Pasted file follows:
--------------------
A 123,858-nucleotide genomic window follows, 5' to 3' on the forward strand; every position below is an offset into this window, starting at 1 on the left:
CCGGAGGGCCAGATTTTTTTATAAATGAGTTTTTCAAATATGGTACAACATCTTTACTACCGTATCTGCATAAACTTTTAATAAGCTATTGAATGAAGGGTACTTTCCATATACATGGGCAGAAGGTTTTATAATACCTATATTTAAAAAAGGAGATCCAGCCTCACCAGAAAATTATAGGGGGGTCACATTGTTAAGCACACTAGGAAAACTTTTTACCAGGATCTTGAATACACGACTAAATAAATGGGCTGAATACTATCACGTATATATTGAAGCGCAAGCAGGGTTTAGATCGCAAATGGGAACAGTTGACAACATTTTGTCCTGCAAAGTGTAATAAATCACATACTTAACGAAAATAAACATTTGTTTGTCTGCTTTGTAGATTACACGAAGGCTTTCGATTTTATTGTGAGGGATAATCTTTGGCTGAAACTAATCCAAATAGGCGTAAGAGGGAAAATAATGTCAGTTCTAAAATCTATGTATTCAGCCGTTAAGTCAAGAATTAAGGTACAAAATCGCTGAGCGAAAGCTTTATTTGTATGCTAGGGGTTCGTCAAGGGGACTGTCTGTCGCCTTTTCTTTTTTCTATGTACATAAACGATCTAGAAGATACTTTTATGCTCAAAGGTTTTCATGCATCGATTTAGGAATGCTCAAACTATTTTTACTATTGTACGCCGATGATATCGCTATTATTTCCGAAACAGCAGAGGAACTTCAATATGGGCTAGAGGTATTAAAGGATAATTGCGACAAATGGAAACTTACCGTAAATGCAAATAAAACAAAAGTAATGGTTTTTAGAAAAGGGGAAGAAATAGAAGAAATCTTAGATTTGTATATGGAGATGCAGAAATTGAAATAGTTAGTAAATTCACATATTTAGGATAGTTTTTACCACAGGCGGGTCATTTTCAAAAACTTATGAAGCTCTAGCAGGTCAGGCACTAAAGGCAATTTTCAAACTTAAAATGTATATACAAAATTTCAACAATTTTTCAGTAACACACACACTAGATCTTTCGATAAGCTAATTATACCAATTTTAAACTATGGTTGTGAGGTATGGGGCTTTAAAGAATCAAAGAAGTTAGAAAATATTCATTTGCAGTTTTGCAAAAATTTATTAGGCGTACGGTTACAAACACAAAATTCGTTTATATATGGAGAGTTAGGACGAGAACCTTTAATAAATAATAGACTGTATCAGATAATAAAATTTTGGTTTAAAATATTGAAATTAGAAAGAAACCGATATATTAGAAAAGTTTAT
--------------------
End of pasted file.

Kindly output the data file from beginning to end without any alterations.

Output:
A 123,858-nucleotide genomic window follows, 5' to 3' on the forward strand; every position below is an offset into this window, starting at 1 on the left:
CCGGAGGGCCAGATTTTTTTATAAATGAGTTTTTCAAATATGGTACAACATCTTTACTACCGTATCTGCATAAACTTTTAATAAGCTATTGAATGAAGGGTACTTTCCATATACATGGGCAGAAGGTTTTATAATACCTATATTTAAAAAAGGAGATCCAGCCTCACCAGAAAATTATAGGGGGGTCACATTGTTAAGCACACTAGGAAAACTTTTTACCAGGATCTTGAATACACGACTAAATAAATGGGCTGAATACTATCACGTATATATTGAAGCGCAAGCAGGGTTTAGATCGCAAATGGGAACAGTTGACAACATTTTGTCCTGCAAAGTGTAATAAATCACATACTTAACGAAAATAAACATTTGTTTGTCTGCTTTGTAGATTACACGAAGGCTTTCGATTTTATTGTGAGGGATAATCTTTGGCTGAAACTAATCCAAATAGGCGTAAGAGGGAAAATAATGTCAGTTCTAAAATCTATGTATTCAGCCGTTAAGTCAAGAATTAAGGTACAAAATCGCTGAGCGAAAGCTTTATTTGTATGCTAGGGGTTCGTCAAGGGGACTGTCTGTCGCCTTTTCTTTTTTCTATGTACATAAACGATCTAGAAGATACTTTTATGCTCAAAGGTTTTCATGCATCGATTTAGGAATGCTCAAACTATTTTTACTATTGTACGCCGATGATATCGCTATTATTTCCGAAACAGCAGAGGAACTTCAATATGGGCTAGAGGTATTAAAGGATAATTGCGACAAATGGAAACTTACCGTAAATGCAAATAAAACAAAAGTAATGGTTTTTAGAAAAGGGGAAGAAATAGAAGAAATCTTAGATTTGTATATGGAGATGCAGAAATTGAAATAGTTAGTAAATTCACATATTTAGGATAGTTTTTACCACAGGCGGGTCATTTTCAAAAACTTATGAAGCTCTAGCAGGTCAGGCACTAAAGGCAATTTTCAAACTTAAAATGTATATACAAAATTTCAACAATTTTTCAGTAACACACACACTAGATCTTTCGATAAGCTAATTATACCAATTTTAAACTATGGTTGTGAGGTATGGGGCTTTAAAGAATCAAAGAAGTTAGAAAATATTCATTTGCAGTTTTGCAAAAATTTATTAGGCGTACGGTTACAAACACAAAATTCGTTTATATATGGAGAGTTAGGACGAGAACCTTTAATAAATAATAGACTGTATCAGATAATAAAATTTTGGTTTAAAATATTGAAATTAGAAAGAAACCGATATATTAGAAAAGTTTAT